Kalyan Mosque of Bukhara

Kalyan Mosque of Bukhara
Kalyan Mosque of Bukhara
Anonim

Actually, this whole impressive monument of the city of Bukhara or Bukhara in the Central Asian republic of Uzbekistan is more than just a mosque, since it is formed by the temple itself, but it also highlights its imposing minaret and the madrasa or Koranic school that is integrated into the complex. And all this is just one of the elements of the historic center of a city that is listed as World Heritage Site, both for its imposing religious buildings and for being a magnificent exponent of the artistic and architectural influences that flowed for centuries throughout Asia thanks to the Silk Road, on which Bukhara, like other Uzbek cities, played an important role.

Kalyan Mosque of Bukhara

Bukhara Kalyan Mosque

Of the whole set, the oldest element is the Kalyan Minaret, since it dates from the 12th century, specifically from 1127 when it was built by the ruler Qarakhanid Mohammad Arslan Khan, and is even known to have been designed by a certain Bako. How do we know so much about a work of this style? Well, basically because it is a true construction milestone since the minaret reaches almost 47 meters in height. But not only is he tall, he is also of great beauty. So much so that when the conqueror Genghis Khan came through here, he practically razed the entire city, except for this tower that left himfrankly impressed, especially by its fine brick decoration.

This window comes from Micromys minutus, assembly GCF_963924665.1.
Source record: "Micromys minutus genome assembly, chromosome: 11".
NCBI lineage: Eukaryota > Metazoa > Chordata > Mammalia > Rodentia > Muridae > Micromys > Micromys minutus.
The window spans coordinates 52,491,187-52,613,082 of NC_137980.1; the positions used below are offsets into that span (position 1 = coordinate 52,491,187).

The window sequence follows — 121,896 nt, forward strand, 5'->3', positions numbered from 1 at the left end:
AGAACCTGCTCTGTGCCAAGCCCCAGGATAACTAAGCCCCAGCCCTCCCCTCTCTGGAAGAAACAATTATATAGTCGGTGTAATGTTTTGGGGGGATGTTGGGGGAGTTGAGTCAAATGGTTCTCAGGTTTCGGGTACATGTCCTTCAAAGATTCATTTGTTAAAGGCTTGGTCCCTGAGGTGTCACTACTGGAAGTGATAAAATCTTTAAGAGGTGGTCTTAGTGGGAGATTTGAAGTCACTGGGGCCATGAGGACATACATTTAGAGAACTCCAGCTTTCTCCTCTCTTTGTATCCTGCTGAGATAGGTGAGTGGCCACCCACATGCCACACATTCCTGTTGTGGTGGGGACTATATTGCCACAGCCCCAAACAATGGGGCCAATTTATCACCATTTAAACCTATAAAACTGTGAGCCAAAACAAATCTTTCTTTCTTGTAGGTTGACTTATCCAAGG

As for the mosque, it is already a work of the fifteenth century. The temple, as usual in this type of Muslim religious enclosure, is organized around a patio. However, in addition to the decoration of these different facades based on mosaics and tiles, the characteristic note of this mosque is found in its roof and its roof, which has nothing and more and nothing less than 288 domes of the most varied sizes..

And to complete the ensemble, in the year 1530 and under the reign of Ubaydallah Khan the madrasa Mir-i Arab was built as an annex. A school of the Koran still in use today.

This compound, like the Kalyan Mosque, is also organized around a courtyard with four iwans. And both in that external area of ​​the building, as well as inside, you can see the key elements that define the peculiar architecture of Uzbekistan, such as the magnificent turquoise domes, as well as the repertoire of tiles of different colors (blue, green, gold, yellow or white) that cover the walls. Something that is seen in this type of religious buildings, but also in other civil ones and even in those for funerary use, such as the famous Mausoleum of Timur or Timerlán in the city of Samarkand, another Uzbek city declared a World Heritage Site by UNESCO.

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